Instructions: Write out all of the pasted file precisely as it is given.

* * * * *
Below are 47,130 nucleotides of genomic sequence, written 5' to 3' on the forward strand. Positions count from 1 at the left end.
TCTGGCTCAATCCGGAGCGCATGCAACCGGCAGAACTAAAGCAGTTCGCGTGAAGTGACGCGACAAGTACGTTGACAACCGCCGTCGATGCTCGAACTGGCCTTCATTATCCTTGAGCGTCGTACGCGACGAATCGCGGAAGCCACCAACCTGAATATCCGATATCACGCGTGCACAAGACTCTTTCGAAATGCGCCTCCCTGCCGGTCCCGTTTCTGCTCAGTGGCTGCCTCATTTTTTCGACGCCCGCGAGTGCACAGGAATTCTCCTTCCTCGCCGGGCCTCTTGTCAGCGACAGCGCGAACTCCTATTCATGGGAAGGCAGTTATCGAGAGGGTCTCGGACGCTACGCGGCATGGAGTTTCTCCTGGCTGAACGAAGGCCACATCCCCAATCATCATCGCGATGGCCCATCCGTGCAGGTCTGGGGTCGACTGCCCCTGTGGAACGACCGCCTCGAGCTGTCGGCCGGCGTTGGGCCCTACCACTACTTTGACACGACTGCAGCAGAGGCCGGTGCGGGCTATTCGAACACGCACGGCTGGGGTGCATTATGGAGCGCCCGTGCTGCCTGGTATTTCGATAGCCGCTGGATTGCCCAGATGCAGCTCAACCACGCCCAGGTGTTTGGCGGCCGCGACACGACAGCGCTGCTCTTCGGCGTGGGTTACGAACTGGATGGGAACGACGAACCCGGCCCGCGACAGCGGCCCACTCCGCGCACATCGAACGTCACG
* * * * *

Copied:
Below are 47,130 nucleotides of genomic sequence, written 5' to 3' on the forward strand. Positions count from 1 at the left end.
TCTGGCTCAATCCGGAGCGCATGCAACCGGCAGAACTAAAGCAGTTCGCGTGAAGTGACGCGACAAGTACGTTGACAACCGCCGTCGATGCTCGAACTGGCCTTCATTATCCTTGAGCGTCGTACGCGACGAATCGCGGAAGCCACCAACCTGAATATCCGATATCACGCGTGCACAAGACTCTTTCGAAATGCGCCTCCCTGCCGGTCCCGTTTCTGCTCAGTGGCTGCCTCATTTTTTCGACGCCCGCGAGTGCACAGGAATTCTCCTTCCTCGCCGGGCCTCTTGTCAGCGACAGCGCGAACTCCTATTCATGGGAAGGCAGTTATCGAGAGGGTCTCGGACGCTACGCGGCATGGAGTTTCTCCTGGCTGAACGAAGGCCACATCCCCAATCATCATCGCGATGGCCCATCCGTGCAGGTCTGGGGTCGACTGCCCCTGTGGAACGACCGCCTCGAGCTGTCGGCCGGCGTTGGGCCCTACCACTACTTTGACACGACTGCAGCAGAGGCCGGTGCGGGCTATTCGAACACGCACGGCTGGGGTGCATTATGGAGCGCCCGTGCTGCCTGGTATTTCGATAGCCGCTGGATTGCCCAGATGCAGCTCAACCACGCCCAGGTGTTTGGCGGCCGCGACACGACAGCGCTGCTCTTCGGCGTGGGTTACGAACTGGATGGGAACGACGAACCCGGCCCGCGACAGCGGCCCACTCCGCGCACATCGAACGTCACG